I’m a health columnist and health blogger. Friends and strangers come to me asking for nutrition and fitness advice. I routinely set up health challenges and read health books and articles of all varieties on a regular basis. Yet: I still struggle with my emotional attachments to food.
Three and a half weeks ago, I started Operation Lose Five Pounds. Over the course of those three and a half weeks, I have successfully lost and gained the same 1-2 lbs. I’m at the same place where I started nearly a month ago. In some ways it just makes me feel like a fraud.
Naturally, this is really frustrating. The good side of it is that I haven’t gained anything since the start of this challenge, at least! I’ve been having some difficulty in pinpointing my exact problems with why I can’t seem to lose the five pounds. I know that I’m still eating for maintenance rather than loss, but for some reason it’s incredibly tough to cut back- I haven’t been able to figure out if it’s because I’ve “forgotten” what it’s like to be in weight-loss mode, or if there’s something deeper.
Last Friday, my nutritionist Nicole and I met up to discuss the book that we’re writing. She was telling me that most of her clients experience a cycle in which they have to alter their internal attachments to food, and then they are able to address lifestyle and social changes. When she said this, it occurred to me that in comparison to most of her clients, I’ve done it all backwards.
When I first began my healthy journey several years ago, I was care-free enough to not have any strange attachments to food or any exercise addictions. It was fairly easy to lose weight, because the simplicity of burn more calories than you consume was straight-forward enough for me to accomplish. Fast forward about five years and I’ve experienced a whole lot more of reality, which means that I’ve (somewhat ) ventured outside of the safe bubble I grew up in to get my knees scraped a few times. I wouldn’t trade the burnt fingers and scratches for anything, but it also means that things are no longer quite so simple as they used to be.
I didn’t have to address any internal issues several years ago because I didn’t have any internal issues. All I had to tackle was adjusting my social interactions (for example, making better choices at restaurants, meeting friends at the gym instead of over drinks, etc etc). These days, I’m great at maneuvering my way through a social event, but my internal issues haven’t been completely dealt with.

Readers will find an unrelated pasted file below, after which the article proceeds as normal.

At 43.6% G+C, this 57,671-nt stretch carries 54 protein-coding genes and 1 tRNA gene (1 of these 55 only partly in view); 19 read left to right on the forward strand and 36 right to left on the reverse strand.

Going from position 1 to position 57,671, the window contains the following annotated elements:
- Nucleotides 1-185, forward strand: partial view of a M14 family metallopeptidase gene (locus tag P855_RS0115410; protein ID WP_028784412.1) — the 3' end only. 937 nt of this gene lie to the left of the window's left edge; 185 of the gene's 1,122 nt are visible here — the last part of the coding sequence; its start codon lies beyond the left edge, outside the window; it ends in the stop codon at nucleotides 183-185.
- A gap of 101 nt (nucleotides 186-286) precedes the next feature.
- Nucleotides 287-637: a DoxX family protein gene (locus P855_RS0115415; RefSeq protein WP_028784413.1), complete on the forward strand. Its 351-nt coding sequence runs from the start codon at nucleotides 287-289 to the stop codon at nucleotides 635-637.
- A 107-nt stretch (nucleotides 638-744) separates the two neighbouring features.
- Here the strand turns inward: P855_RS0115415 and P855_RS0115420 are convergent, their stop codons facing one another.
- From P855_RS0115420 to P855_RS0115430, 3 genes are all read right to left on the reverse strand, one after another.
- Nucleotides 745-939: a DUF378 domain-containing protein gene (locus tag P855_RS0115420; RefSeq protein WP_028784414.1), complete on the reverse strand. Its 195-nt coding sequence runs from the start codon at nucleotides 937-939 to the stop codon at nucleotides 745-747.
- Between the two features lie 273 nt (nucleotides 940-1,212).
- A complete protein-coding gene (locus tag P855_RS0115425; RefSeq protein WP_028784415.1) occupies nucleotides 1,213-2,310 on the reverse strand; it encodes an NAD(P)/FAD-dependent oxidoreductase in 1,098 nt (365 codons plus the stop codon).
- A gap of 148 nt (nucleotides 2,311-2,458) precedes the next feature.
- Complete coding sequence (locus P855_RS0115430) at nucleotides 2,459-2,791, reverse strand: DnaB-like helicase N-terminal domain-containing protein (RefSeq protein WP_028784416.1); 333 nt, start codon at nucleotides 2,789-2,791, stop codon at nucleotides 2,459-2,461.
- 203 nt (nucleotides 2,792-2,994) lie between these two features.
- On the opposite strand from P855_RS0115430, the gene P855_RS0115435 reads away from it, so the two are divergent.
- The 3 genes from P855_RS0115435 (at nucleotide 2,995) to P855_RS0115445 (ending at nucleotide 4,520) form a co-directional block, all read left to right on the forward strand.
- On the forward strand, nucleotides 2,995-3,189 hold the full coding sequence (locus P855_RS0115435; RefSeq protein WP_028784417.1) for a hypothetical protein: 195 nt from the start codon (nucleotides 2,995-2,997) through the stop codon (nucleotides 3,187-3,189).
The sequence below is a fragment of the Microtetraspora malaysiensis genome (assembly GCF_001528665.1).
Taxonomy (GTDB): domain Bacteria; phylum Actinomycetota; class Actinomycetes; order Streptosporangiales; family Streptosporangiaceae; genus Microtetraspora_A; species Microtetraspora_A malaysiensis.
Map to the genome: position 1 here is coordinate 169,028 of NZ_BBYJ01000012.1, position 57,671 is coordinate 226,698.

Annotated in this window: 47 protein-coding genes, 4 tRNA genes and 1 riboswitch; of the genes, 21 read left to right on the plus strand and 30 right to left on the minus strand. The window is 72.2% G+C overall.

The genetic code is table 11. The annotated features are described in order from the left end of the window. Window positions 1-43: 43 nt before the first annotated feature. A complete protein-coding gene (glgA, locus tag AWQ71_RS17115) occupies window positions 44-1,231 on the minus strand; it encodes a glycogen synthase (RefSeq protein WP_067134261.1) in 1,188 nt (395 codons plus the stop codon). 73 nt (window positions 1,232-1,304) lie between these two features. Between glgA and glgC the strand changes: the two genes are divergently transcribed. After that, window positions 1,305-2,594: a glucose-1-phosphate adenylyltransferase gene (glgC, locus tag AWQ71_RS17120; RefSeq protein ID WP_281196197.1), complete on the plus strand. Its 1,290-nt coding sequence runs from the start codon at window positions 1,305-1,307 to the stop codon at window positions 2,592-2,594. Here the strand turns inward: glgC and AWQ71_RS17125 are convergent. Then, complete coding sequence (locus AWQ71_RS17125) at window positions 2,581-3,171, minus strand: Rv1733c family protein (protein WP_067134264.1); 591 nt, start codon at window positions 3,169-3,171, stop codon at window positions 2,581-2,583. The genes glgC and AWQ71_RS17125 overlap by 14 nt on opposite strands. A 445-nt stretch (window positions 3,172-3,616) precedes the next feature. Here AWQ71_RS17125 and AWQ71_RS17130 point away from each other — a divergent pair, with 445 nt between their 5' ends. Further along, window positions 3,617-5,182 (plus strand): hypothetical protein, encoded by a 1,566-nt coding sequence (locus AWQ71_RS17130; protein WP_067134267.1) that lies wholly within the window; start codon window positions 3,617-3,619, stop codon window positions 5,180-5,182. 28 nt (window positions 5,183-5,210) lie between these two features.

I don’t believe that there is one right way to go about doing anything. However, I think that if I can really pinpoint all of my hidden underlying issues related to food, then I will be able to have a healthy relationship with food and successfully accomplish Operation Lose Five Pounds. I’m going to be trying a few different approaches to achieve a sort of double-pronged “attack” on my issues: I figure that the more things that I try (one by one, that is; not all at the same time!), the better equipped I will be to dealing with the issues.
Nicole has me “talking” to my food when I’m able. The idea with this exercise is that if I talk to my meal after I’ve prepared it, about anything that I just wouldn’t talk to other people about, then I will be able to eat the meal without any emotional attachment to it. The food will cease being an escape or an outlet, and it will be reduced to nourishing goodness.
I’ve been doing this for a little while now, and I do find that it is helpful. Sometimes it’s just gibberish that I spout out; other times I only talk for a minute or so. But somehow, it’s a release. No matter how weird it sounds, it works for me, and that’s what’s important!
I have also borrowed a hypnosis CD by bestselling author Paul McKenna from a friend. I’m looking forward to trying that, as it’s something I have never done before.
Do you have emotional attachments to food? How do you deal with them? Have any of you tried hypnosis? How is Operation Lose Five Pounds working for you? Let me know your thoughts on any and all of this!